Superheroes have been on the scene since the 1930s. These fictitious characters possess superhuman powers that enable them to look out for the safety of ordinary people. But even the greatest superheroes can't always go it alone. In February 1960, comic book publisher DC Comics used its comic book series The Brave and the Bold to introduce The Justice League of America, a team of seven superheroes who joined forces to help fight bad guys too powerful for any single superhero to take down alone. The original members of the Justice League were Aquaman, Batman, the Flash, Green Lantern, Martian Manhunter, Superman and Wonder Woman. The Justice League's capers were such a hit that in 1963, comic book publisher Marvel Comics introduced its own team of superheroes called The Avengers.
Though lacking the power of superheroes, the banking industry is doing its own thing to fight crime. Consider that eight of the biggest banks have recently joined forces to try and determine ways to ward off cybercrime. This rising threat to banks requires bolder action because it impacts the entire industry and because the government's own efforts are moving too slowly. Fortunately for community banks, any headway the group makes will help the industry, so you should be able to reap the benefits without having to take on the expense of such an effort.
The new group will operate as a part of the Financial Services Information Sharing and Analysis Center (FS-ISAC) created in 1999. It is designed to help the private financial sector and the government to work together to protect the operations of the economy and the government. That directive, which was updated in 2003, requires an exchange of information about both physical and cyber security threats or areas of weakness to protect critical US infrastructure. The goal of the new group, however, is to foster greater sharing and collaboration than what has occurred through the FS-ISAC to date. In particular, the group hopes to exchange more detailed information on threats recognized by the institutions within it and to work together to establish protocols to follow whenever cyberattacks take place. They are even planning to hold war games to replicate some of the biggest threats.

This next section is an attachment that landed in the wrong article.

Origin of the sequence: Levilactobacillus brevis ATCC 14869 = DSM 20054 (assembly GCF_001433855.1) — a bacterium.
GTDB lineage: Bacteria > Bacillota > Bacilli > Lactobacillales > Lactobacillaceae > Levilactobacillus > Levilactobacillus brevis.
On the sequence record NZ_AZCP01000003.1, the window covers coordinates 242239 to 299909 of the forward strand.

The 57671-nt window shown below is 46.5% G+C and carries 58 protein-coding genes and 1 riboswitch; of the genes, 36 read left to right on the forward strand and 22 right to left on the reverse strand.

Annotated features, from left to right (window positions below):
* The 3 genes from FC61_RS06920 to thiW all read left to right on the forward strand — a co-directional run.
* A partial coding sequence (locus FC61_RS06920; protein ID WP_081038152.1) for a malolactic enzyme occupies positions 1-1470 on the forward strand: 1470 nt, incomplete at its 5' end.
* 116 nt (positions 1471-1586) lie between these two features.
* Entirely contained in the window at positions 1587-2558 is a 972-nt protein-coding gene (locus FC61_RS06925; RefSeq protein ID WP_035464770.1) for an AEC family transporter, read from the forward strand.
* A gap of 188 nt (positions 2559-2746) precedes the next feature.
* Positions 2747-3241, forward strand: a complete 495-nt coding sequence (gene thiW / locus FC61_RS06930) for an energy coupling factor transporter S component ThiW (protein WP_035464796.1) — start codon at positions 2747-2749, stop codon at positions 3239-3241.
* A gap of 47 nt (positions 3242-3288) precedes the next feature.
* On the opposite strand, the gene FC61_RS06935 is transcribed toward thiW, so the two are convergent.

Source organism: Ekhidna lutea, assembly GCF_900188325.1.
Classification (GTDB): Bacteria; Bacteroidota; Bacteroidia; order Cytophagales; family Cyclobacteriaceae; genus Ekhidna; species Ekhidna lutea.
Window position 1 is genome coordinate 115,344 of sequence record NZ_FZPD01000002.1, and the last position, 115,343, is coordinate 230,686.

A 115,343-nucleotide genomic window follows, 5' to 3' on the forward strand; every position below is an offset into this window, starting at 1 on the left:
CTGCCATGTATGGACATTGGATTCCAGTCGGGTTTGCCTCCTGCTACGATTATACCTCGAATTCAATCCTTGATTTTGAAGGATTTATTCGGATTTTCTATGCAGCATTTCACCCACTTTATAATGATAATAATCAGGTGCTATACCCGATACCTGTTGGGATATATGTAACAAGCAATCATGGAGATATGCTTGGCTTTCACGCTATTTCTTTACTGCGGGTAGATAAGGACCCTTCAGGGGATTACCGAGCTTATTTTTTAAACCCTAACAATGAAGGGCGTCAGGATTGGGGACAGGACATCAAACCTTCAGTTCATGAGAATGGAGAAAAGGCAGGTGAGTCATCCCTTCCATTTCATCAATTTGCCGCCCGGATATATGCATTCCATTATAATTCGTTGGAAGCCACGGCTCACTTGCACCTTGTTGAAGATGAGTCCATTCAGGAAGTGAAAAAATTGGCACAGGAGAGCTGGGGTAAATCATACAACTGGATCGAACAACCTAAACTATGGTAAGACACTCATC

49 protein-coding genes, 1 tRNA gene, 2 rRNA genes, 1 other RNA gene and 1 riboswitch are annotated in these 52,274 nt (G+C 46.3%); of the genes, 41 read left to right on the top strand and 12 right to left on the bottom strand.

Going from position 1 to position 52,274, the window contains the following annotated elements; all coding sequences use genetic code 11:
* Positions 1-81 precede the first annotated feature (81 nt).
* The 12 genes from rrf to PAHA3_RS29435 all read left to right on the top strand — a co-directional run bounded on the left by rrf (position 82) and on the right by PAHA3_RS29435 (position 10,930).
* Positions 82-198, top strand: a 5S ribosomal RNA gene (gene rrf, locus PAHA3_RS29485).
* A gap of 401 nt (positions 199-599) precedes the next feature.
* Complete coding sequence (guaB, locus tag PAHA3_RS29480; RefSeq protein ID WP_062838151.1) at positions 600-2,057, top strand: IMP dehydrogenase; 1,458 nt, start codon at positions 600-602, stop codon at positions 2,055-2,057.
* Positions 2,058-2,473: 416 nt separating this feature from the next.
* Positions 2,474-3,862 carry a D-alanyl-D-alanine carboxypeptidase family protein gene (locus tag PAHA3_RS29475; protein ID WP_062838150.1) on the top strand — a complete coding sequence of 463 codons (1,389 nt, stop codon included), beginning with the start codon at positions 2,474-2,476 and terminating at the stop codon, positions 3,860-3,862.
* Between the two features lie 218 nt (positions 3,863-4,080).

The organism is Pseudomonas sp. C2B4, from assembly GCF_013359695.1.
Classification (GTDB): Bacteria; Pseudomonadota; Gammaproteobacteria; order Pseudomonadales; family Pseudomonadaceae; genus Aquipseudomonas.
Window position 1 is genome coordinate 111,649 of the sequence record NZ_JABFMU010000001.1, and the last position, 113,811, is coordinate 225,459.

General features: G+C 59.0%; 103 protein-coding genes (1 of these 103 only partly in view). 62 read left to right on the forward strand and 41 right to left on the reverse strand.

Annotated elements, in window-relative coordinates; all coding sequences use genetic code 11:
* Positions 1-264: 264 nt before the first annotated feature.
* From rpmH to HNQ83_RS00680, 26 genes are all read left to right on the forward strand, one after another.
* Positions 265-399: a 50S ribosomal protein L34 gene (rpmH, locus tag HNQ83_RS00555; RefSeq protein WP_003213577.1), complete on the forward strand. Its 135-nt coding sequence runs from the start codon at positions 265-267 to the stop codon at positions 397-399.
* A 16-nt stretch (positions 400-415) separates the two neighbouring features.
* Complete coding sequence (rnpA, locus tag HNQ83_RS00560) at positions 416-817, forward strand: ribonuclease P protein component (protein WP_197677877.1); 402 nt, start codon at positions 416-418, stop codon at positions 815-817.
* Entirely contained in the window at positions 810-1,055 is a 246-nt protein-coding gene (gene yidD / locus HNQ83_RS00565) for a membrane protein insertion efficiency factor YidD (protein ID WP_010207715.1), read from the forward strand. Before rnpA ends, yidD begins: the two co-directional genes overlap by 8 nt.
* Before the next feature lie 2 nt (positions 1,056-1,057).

According to a report by the global security risk monitoring company SecurityScorecard, large financial institutions have suffered 22 major data breaches over the past 12 months (this only includes those that have been made public). The report also finds 75% of the largest 20 US banks are infected with malware. Though the federal Cybersecurity Information Sharing Act mandated the sharing of Internet traffic information between the government and technology and manufacturing companies, the largest financial institutions have expressed concerns. They see the law as another slow moving layer of bureaucracy, so they are taking action themselves.
Specific concerns around information sharing include questions about whether or not the government can adequately secure the information banks are sending over, along with fears that passing on threat information could lead to shareholder lawsuits.
Given the unfortunate reality that there is no such thing as a cyber superhero, it is not surprising the industry has decided to address these issues directly. In the meantime, stay diligent and monitor your systems for kryptonite to protect your data.